This research has been approved by the ethics committee of our department. Informed consent has been obtained and this investigation has been conducted according to the principles expressed in the Declaration of Helsinki. And the authors have obtained written informed consent of all the patients. Clinical trial registration number: ChiCTR-POC-16010237.

All patients underwent routine head CT examination before surgery, and the hematoma location was marked by scalp MARKER. The incision was designed and planned based on the hematoma position indicated by CT scan (Figure1 A). 10 cases were treated with general anesthesia and 4 cases were treated with local anesthesia. Subcutaneous administration of lidocaine was used for local anesthesia. A 4cm straight incision was made on the thickest hematoma layer; then, a 2 * 3cm bone window was open (Figure 1 D, Figure 2 A). The endocranium was cut open in an “X” shape, from where the old bloody fluids flew out. Then, the hematoma cavity was rinsed with warm saline. After the rinsing liquid was clear, the 0° neuro-endoscope was connected and introduced into intracranial cavity under direct visual observation (Figure 2 B-C). The subdural space was then examined, and the aspirator was placed to absorb hematoma. After bleeding spot was determined, the bleeding vessel was treated (Figure 3).

Then, the separated small cavity area was open, and the subdural hematoma cavity was repeatedly flushed to make sure it was clean (Figure 2 B-C). After that, the subdural drainage tube was placed under the endoscope vision to ensure its safe placement and suitable position. The drainage bag was fixed and placed at pillow side in a suitable location (not too low). After the operation, the patients were supplied with large amount of liquid to expand the brain tissue and accelerate the blood outflow. After 1-2 days of drainage, brain CT was performed again to observe the drainage of hematoma (Figure 1 B-C). If the hematoma disappeared, and the drainage volume was significantly reduced, with liquid color becoming more yellowish and lighter, then the drainage bag could be pulled out (Figure 1 B-C). If the drainage fluid was still a lot and the color was dark, then 50,000 units of urokinase was injected and rinsed; the drainage tube was removed until the drainage fluid became less, and its color turned lighter.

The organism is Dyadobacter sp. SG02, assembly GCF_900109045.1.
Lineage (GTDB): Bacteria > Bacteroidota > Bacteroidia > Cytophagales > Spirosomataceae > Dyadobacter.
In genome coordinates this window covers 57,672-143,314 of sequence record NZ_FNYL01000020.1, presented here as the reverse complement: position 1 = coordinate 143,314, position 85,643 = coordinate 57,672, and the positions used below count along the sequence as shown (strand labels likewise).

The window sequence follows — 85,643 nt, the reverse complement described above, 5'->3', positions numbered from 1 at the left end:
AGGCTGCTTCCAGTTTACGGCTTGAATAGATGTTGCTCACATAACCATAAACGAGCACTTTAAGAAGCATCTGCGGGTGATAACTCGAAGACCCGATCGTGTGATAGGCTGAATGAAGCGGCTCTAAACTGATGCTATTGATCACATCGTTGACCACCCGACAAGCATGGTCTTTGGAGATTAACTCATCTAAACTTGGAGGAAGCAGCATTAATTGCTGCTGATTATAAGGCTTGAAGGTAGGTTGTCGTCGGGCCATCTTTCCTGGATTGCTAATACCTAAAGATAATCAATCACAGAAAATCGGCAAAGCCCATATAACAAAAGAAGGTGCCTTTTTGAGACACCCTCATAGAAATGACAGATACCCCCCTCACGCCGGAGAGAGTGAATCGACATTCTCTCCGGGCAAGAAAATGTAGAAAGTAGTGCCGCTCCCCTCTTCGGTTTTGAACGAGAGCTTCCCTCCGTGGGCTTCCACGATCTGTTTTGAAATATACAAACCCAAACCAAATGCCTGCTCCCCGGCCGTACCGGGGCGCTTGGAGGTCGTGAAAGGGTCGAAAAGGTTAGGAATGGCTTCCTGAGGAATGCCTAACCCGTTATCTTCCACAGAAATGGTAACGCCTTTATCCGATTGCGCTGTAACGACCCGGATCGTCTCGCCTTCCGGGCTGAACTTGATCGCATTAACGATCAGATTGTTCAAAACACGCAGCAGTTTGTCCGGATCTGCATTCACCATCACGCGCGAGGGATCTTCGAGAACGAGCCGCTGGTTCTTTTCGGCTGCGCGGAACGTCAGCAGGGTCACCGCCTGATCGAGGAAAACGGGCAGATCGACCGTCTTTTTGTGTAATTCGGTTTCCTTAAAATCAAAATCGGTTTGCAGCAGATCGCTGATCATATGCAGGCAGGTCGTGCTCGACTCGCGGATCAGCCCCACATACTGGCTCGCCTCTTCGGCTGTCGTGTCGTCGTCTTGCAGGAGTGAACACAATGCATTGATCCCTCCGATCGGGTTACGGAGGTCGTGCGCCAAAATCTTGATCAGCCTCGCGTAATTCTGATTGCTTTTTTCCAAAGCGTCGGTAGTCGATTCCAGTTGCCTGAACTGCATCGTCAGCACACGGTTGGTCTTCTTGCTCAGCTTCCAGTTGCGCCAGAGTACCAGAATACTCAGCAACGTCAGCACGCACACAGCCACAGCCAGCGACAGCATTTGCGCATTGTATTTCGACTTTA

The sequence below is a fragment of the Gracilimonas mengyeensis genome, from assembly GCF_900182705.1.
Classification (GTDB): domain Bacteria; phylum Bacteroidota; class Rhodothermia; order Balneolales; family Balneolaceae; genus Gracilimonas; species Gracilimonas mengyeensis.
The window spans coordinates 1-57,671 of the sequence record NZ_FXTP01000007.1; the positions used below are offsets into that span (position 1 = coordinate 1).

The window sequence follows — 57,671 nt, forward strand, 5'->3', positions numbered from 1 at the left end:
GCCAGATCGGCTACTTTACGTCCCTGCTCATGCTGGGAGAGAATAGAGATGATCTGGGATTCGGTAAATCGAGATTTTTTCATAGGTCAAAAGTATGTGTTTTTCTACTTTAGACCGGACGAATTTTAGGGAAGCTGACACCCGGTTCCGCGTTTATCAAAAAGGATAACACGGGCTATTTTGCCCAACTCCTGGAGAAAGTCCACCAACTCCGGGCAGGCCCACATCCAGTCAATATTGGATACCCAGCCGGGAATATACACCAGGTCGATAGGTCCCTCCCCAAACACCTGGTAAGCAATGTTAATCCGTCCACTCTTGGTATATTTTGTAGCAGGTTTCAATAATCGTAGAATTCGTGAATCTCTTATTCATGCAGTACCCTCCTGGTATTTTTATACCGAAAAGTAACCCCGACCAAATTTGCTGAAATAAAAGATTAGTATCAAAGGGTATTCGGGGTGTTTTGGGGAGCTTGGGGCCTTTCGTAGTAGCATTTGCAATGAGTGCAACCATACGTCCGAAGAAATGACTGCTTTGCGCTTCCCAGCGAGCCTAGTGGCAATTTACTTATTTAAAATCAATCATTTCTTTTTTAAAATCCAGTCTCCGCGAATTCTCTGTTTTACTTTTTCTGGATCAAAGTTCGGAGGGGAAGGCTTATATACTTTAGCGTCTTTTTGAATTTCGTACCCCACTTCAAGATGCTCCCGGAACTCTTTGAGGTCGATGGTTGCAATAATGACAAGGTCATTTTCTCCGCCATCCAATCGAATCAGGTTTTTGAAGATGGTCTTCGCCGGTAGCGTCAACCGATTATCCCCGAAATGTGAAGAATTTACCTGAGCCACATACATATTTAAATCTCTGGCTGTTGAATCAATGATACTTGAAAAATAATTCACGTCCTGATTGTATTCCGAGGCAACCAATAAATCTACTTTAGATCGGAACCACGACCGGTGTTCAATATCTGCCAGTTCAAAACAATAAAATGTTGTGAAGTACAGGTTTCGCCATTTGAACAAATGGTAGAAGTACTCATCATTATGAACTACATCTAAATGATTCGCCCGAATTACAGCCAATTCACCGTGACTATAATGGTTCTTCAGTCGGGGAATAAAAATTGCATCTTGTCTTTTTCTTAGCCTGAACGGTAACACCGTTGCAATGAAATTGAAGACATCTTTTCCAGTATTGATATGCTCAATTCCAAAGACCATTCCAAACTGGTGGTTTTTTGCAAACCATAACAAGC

The neuro-endoscopic hematoma clearance was successfully conducted on all 14 patients. The hematoma removal was satisfying. Nearly all the hematoma in vision field was removed. The flushing fluid was cleared, and the drainage tube was successfully placed. Postoperative drainage was performed on all 14 patients, among which 11 cases were extubated after 2 days, and 3 cases were extubated after 4 days (2 cases) or 5 days (1 case) due to less ideal brain expansion and more fluid or gas accumulation. The effective rate of the operation was 100%. The CT scan at 7-14 days post-operation showed that, in 12 cases, the midline structure, brain ditch, and cerebral cistern returned to normal, and 2 cases had a small amount of hydrops and gas left. The headache symptom was greatly improved in 9 patients, and 7 of them was completely recovered; also, the 5 patients with hemiplegia showed significant recovery in limb muscle strength; the 4 cases with decreased consciousness were also improved. The self-care ability of these patients was significantly enhanced. There was no surgery complication or recurrence within 3 months.